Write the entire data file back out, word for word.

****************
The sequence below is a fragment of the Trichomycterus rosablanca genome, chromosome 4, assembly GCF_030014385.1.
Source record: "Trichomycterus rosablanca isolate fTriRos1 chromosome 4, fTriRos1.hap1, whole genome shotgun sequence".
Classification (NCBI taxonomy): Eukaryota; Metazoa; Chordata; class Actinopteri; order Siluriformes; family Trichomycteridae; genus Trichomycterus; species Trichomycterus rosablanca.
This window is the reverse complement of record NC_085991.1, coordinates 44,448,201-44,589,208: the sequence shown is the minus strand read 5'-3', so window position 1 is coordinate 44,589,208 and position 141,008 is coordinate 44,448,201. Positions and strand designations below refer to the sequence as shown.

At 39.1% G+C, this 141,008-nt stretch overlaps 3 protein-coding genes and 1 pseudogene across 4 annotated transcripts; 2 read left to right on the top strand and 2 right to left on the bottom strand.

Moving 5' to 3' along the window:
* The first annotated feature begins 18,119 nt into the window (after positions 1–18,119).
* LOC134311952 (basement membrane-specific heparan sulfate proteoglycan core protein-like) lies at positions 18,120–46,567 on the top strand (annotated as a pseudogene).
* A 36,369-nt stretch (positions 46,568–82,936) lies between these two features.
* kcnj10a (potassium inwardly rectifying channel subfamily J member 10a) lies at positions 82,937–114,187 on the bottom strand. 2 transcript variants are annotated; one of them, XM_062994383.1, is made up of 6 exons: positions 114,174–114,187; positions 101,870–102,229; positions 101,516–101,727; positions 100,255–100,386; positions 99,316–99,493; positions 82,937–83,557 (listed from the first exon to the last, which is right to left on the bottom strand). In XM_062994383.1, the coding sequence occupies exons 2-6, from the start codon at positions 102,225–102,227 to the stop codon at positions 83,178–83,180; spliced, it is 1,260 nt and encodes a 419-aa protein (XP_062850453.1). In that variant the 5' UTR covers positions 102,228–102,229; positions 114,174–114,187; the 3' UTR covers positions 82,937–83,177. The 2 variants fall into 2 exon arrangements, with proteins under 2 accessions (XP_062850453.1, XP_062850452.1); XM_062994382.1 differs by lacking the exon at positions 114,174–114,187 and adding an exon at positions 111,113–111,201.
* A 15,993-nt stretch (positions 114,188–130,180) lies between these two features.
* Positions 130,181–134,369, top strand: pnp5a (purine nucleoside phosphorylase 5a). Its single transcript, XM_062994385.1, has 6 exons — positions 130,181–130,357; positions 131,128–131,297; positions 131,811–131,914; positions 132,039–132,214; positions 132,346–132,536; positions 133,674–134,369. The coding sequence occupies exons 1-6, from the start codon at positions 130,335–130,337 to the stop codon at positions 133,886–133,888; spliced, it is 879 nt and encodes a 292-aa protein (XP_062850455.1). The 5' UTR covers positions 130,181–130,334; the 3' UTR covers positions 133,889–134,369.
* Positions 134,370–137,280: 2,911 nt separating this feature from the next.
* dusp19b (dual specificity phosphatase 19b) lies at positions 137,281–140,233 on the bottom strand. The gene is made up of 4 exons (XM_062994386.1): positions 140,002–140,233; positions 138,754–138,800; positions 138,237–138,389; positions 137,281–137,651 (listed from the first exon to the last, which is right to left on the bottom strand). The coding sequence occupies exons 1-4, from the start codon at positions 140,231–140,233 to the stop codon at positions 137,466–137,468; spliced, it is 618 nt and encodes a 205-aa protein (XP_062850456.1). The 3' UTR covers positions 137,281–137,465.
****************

The sequence below is a fragment of the Trichomycterus rosablanca genome, chromosome 4, assembly GCF_030014385.1.
Source record: "Trichomycterus rosablanca isolate fTriRos1 chromosome 4, fTriRos1.hap1, whole genome shotgun sequence".
Classification (NCBI taxonomy): Eukaryota; Metazoa; Chordata; class Actinopteri; order Siluriformes; family Trichomycteridae; genus Trichomycterus; species Trichomycterus rosablanca.
This window is the reverse complement of record NC_085991.1, coordinates 44,448,201-44,589,208: the sequence shown is the minus strand read 5'-3', so window position 1 is coordinate 44,589,208 and position 141,008 is coordinate 44,448,201. Positions and strand designations below refer to the sequence as shown.

At 39.1% G+C, this 141,008-nt stretch overlaps 3 protein-coding genes and 1 pseudogene across 4 annotated transcripts; 2 read left to right on the top strand and 2 right to left on the bottom strand.

Moving 5' to 3' along the window:
* The first annotated feature begins 18,119 nt into the window (after positions 1–18,119).
* LOC134311952 (basement membrane-specific heparan sulfate proteoglycan core protein-like) lies at positions 18,120–46,567 on the top strand (annotated as a pseudogene).
* A 36,369-nt stretch (positions 46,568–82,936) lies between these two features.
* kcnj10a (potassium inwardly rectifying channel subfamily J member 10a) lies at positions 82,937–114,187 on the bottom strand. 2 transcript variants are annotated; one of them, XM_062994383.1, is made up of 6 exons: positions 114,174–114,187; positions 101,870–102,229; positions 101,516–101,727; positions 100,255–100,386; positions 99,316–99,493; positions 82,937–83,557 (listed from the first exon to the last, which is right to left on the bottom strand). In XM_062994383.1, the coding sequence occupies exons 2-6, from the start codon at positions 102,225–102,227 to the stop codon at positions 83,178–83,180; spliced, it is 1,260 nt and encodes a 419-aa protein (XP_062850453.1). In that variant the 5' UTR covers positions 102,228–102,229; positions 114,174–114,187; the 3' UTR covers positions 82,937–83,177. The 2 variants fall into 2 exon arrangements, with proteins under 2 accessions (XP_062850453.1, XP_062850452.1); XM_062994382.1 differs by lacking the exon at positions 114,174–114,187 and adding an exon at positions 111,113–111,201.
* A 15,993-nt stretch (positions 114,188–130,180) lies between these two features.
* Positions 130,181–134,369, top strand: pnp5a (purine nucleoside phosphorylase 5a). Its single transcript, XM_062994385.1, has 6 exons — positions 130,181–130,357; positions 131,128–131,297; positions 131,811–131,914; positions 132,039–132,214; positions 132,346–132,536; positions 133,674–134,369. The coding sequence occupies exons 1-6, from the start codon at positions 130,335–130,337 to the stop codon at positions 133,886–133,888; spliced, it is 879 nt and encodes a 292-aa protein (XP_062850455.1). The 5' UTR covers positions 130,181–130,334; the 3' UTR covers positions 133,889–134,369.
* Positions 134,370–137,280: 2,911 nt separating this feature from the next.
* dusp19b (dual specificity phosphatase 19b) lies at positions 137,281–140,233 on the bottom strand. The gene is made up of 4 exons (XM_062994386.1): positions 140,002–140,233; positions 138,754–138,800; positions 138,237–138,389; positions 137,281–137,651 (listed from the first exon to the last, which is right to left on the bottom strand). The coding sequence occupies exons 1-4, from the start codon at positions 140,231–140,233 to the stop codon at positions 137,466–137,468; spliced, it is 618 nt and encodes a 205-aa protein (XP_062850456.1). The 3' UTR covers positions 137,281–137,465.